My favorite session was Programming Outside the Lines.  Amy Muchmore & Sarah Smith from Carnegie-Stout Public Library in Dubuque, IA were very dynamic speakers who have a lot of experience with adult programming that goes beyond book clubs & author talks.  Some of their most popular ones are Nerf @ the library (After hours program, 18+.  Most participants bring their own Nerf guns but the library has extra for use.), Bad Art Night (Participants have craft odds & ends, a theme & 45 minutes to create the worst piece of art they can.) and Cabin Fever Mini-Con (All ages event/con for all things nerd/geek.  They have speakers, panels and even some vendors.  This session really got my creative juices flowing and encouraged me to think of unusual library programs.

What was your biggest takeaway from the event as a whole?

I did a lot of programming sessions this year, so my takeaway is to try to be more creative in what I offer to my patrons.  It is important to bring programming to the public where they are, and to stretch myself & my budget with the things on offer.

What’s one (1) idea that you gained from the event that you plan to implement now that you’re back?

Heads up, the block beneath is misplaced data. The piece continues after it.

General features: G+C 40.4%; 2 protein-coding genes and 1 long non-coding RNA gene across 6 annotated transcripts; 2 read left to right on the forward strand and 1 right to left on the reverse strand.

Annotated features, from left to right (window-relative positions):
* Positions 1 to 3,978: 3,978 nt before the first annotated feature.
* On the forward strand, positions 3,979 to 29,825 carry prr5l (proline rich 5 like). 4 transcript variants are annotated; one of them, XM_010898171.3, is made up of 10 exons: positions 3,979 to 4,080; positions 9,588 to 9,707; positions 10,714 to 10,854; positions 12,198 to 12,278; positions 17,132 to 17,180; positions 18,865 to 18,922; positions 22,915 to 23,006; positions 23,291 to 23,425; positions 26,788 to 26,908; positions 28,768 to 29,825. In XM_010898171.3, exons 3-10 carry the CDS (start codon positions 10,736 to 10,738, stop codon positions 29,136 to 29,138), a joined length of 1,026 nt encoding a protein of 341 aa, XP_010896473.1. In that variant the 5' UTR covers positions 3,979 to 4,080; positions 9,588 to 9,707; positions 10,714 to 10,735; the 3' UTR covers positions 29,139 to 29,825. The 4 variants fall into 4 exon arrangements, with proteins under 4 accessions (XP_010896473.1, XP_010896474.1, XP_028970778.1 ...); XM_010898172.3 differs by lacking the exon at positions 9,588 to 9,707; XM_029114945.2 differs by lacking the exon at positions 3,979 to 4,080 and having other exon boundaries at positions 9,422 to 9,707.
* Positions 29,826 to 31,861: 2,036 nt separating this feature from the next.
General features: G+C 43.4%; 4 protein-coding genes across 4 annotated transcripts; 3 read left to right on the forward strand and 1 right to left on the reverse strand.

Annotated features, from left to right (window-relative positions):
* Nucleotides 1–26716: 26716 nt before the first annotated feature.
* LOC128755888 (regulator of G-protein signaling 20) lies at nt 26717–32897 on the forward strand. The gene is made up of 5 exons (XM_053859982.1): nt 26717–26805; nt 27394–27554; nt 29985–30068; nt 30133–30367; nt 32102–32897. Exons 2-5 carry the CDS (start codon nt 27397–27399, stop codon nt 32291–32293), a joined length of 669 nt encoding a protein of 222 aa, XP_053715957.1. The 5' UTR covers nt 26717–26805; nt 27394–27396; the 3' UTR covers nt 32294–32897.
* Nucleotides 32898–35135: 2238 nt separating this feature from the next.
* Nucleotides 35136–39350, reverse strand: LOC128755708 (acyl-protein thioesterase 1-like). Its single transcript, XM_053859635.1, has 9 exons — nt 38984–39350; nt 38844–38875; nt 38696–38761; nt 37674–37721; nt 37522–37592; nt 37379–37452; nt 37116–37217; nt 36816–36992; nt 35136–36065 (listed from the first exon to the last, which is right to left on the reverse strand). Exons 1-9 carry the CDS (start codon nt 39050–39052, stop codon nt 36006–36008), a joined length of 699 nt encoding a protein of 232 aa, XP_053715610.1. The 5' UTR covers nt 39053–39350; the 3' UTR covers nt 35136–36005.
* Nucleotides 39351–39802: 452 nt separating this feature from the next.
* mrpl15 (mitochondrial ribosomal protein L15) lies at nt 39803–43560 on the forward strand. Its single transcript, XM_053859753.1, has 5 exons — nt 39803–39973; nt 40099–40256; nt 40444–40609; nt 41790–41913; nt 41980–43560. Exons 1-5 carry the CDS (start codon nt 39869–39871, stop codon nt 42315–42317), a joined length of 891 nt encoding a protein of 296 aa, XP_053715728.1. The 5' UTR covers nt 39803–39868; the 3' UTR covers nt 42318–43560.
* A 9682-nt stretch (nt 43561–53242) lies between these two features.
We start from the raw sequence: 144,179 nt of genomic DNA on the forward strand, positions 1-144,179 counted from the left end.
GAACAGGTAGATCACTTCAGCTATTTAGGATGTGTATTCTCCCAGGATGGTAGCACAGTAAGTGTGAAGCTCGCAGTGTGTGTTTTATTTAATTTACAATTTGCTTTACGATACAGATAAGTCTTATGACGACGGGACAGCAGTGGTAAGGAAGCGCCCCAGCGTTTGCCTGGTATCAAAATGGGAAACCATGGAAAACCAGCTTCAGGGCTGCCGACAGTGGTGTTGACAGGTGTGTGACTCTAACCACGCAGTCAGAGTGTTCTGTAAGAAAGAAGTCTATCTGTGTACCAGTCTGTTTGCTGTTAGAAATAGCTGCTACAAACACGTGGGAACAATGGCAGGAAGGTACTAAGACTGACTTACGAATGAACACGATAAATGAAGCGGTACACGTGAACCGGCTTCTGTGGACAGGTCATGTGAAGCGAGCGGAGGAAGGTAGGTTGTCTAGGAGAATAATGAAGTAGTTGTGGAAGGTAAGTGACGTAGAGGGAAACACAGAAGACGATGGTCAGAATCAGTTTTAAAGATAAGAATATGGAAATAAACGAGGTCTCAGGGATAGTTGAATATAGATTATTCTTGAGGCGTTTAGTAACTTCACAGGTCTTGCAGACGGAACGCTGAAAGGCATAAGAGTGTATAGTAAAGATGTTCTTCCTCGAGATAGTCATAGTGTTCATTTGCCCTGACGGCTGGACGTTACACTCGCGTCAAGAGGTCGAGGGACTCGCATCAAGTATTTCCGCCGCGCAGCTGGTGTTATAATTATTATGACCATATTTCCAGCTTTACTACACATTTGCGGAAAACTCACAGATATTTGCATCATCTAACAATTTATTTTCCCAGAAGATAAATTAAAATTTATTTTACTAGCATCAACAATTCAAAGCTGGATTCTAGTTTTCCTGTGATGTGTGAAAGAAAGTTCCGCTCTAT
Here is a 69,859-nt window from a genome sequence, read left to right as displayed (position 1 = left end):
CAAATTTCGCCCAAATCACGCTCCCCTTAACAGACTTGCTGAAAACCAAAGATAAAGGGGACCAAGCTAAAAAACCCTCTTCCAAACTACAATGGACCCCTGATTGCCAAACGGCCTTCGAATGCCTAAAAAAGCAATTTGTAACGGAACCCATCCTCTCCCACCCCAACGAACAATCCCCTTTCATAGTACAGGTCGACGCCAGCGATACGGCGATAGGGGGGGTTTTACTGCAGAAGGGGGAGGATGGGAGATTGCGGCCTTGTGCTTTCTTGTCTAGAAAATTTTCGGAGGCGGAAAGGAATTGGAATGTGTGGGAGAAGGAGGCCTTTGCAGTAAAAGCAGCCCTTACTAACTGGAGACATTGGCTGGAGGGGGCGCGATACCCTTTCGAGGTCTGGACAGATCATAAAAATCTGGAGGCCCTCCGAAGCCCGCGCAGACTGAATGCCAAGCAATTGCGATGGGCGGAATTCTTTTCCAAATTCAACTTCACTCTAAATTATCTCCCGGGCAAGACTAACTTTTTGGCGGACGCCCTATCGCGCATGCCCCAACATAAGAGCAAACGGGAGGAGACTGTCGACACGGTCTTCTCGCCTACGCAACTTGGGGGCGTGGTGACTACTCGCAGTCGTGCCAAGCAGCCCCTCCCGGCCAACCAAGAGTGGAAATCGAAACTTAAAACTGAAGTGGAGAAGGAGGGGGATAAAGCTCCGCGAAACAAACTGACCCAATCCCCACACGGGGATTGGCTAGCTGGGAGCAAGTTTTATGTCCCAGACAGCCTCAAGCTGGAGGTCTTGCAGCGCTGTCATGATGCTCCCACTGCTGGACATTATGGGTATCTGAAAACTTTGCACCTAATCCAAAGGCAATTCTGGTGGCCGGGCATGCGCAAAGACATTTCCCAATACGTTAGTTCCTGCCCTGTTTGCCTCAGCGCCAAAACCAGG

After talking to our rep in the vendor hall, I am planning to use Baker & Taylor’s subscription service that automatically fills a cart for me of upcoming releases from popular authors.  I can then go in & choose which ones I want for my library.

Scholarship Report: Layna Mestad – MLA Conference 2018

Event:  Minnesota Library Association (MLA) Conference — St. Cloud, MN — October 11-12, 2018

Attendee: Layna Mestad – Youth Services Librarian, Northfield Public Library


How does attending this event relate to your current role in your library?

I am the Youth Services (teen focused) Librarian at the Northfield Public Library.  Attending the Minnesota Library Association Conference directly relates to what I hope to accomplish in serving the Northfield community.  This conference gave me an opportunity to connect with other youth services librarians across the state of Minnesota, learn about new programming ideas to implement with my Teen Advisory Board (TAB), and how to ensure our library services reflect the core values of librarianship.  Many of the sessions I attended related to my youth services responsibilities, such as early literacy skills implementation in storytime, working with teens, under the radar young adult books, visual merchandising, and self-care.  The self-care session was helpful not only for myself, but also what I hope to bring into the library via conversation and programming.  The presenter for this particular session stressed, “You cannot pour from an empty cup. Take care of yourself first.”  I believe by providing a space that encourages lifelong learning, in whatever form that takes, we have the opportunity to encourage self-care and mindfulness, and help destigmatize the conversation about mental health.

What was your favorite session you attended and why?